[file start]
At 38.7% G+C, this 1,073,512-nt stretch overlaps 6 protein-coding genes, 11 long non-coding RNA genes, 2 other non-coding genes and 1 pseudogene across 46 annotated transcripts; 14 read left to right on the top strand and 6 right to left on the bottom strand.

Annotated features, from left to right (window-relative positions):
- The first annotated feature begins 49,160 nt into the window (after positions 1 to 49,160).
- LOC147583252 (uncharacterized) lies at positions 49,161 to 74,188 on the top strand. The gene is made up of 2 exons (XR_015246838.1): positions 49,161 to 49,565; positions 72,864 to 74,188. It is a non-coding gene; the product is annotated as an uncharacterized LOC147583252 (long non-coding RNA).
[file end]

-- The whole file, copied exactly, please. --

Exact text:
At 38.7% G+C, this 1,073,512-nt stretch overlaps 6 protein-coding genes, 11 long non-coding RNA genes, 2 other non-coding genes and 1 pseudogene across 46 annotated transcripts; 14 read left to right on the top strand and 6 right to left on the bottom strand.

Annotated features, from left to right (window-relative positions):
- The first annotated feature begins 49,160 nt into the window (after positions 1 to 49,160).
- LOC147583252 (uncharacterized) lies at positions 49,161 to 74,188 on the top strand. The gene is made up of 2 exons (XR_015246838.1): positions 49,161 to 49,565; positions 72,864 to 74,188. It is a non-coding gene; the product is annotated as an uncharacterized LOC147583252 (long non-coding RNA).